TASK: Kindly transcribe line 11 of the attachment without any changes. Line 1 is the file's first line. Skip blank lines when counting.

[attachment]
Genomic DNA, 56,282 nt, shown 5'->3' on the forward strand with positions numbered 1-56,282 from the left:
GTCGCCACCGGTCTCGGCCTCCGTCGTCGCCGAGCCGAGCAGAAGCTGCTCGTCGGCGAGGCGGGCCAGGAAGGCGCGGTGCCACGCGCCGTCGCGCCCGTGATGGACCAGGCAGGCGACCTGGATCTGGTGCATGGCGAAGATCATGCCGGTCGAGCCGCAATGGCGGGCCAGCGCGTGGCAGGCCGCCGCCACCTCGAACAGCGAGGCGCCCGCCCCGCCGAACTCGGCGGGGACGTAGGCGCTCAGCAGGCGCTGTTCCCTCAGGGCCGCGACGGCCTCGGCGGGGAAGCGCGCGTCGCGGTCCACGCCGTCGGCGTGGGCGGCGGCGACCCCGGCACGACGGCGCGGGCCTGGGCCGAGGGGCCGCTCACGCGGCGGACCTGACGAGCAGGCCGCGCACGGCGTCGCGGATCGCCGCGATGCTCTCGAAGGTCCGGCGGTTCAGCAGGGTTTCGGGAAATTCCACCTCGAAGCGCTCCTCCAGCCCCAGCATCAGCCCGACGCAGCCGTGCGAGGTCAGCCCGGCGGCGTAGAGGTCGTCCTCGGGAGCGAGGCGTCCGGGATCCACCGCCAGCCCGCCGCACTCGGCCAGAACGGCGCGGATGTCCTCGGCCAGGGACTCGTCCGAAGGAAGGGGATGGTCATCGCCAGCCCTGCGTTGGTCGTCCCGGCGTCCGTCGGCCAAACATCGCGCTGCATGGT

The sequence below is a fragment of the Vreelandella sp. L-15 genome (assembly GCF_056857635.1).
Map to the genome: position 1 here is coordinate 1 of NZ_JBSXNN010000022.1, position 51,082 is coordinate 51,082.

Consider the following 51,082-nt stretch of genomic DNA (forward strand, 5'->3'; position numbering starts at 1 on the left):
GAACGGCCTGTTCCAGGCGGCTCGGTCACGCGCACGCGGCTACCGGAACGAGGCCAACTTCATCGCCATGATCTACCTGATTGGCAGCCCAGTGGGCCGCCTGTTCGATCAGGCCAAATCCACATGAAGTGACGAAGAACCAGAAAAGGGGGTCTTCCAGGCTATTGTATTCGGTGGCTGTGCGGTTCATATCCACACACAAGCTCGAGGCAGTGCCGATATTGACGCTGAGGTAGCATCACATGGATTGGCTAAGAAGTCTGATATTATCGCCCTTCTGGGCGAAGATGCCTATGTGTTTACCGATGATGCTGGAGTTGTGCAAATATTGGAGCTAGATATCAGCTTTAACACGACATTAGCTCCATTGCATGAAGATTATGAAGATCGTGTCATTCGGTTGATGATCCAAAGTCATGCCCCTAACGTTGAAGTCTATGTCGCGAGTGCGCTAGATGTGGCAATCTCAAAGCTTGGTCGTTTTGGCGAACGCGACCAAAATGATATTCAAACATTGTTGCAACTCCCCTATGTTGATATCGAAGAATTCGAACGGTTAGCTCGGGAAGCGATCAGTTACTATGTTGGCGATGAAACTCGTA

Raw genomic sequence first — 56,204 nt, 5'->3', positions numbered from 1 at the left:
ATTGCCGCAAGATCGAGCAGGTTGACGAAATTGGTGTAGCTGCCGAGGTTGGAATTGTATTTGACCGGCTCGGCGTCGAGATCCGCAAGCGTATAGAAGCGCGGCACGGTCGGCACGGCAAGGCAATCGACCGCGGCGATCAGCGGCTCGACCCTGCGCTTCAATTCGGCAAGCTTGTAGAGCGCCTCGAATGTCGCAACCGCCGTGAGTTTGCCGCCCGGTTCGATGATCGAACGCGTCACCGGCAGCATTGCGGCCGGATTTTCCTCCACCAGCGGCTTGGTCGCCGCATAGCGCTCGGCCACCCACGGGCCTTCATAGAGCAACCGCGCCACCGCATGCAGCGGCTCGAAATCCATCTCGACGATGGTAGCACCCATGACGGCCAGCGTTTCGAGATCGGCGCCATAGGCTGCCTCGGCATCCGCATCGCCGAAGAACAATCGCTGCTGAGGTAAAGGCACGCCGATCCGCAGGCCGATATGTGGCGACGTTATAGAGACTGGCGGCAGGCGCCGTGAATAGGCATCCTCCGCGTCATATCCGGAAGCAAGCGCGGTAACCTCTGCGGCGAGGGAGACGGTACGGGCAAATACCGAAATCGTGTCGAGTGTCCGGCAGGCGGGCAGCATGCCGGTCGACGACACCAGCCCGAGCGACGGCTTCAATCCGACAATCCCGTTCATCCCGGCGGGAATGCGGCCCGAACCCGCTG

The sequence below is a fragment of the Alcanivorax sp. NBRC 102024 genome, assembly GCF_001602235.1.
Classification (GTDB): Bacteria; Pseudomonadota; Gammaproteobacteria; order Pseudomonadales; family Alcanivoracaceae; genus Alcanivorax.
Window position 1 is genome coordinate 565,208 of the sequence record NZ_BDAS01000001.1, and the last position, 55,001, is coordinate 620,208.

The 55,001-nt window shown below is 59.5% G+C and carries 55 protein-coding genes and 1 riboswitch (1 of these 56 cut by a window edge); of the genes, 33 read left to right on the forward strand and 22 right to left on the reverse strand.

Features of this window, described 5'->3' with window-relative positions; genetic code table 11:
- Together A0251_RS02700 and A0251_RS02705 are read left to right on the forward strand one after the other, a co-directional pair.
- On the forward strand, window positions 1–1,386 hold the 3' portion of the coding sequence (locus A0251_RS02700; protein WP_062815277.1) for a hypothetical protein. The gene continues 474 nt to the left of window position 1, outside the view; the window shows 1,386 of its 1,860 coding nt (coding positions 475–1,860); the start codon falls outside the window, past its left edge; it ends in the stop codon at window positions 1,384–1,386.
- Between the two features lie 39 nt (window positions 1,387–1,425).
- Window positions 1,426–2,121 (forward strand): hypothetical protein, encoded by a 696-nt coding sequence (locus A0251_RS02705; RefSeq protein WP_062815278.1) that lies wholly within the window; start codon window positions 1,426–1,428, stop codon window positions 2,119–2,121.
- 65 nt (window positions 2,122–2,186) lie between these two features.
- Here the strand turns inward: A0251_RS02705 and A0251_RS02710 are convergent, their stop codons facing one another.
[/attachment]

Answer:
Window position 1 is genome coordinate 565,208 of the sequence record NZ_BDAS01000001.1, and the last position, 55,001, is coordinate 620,208.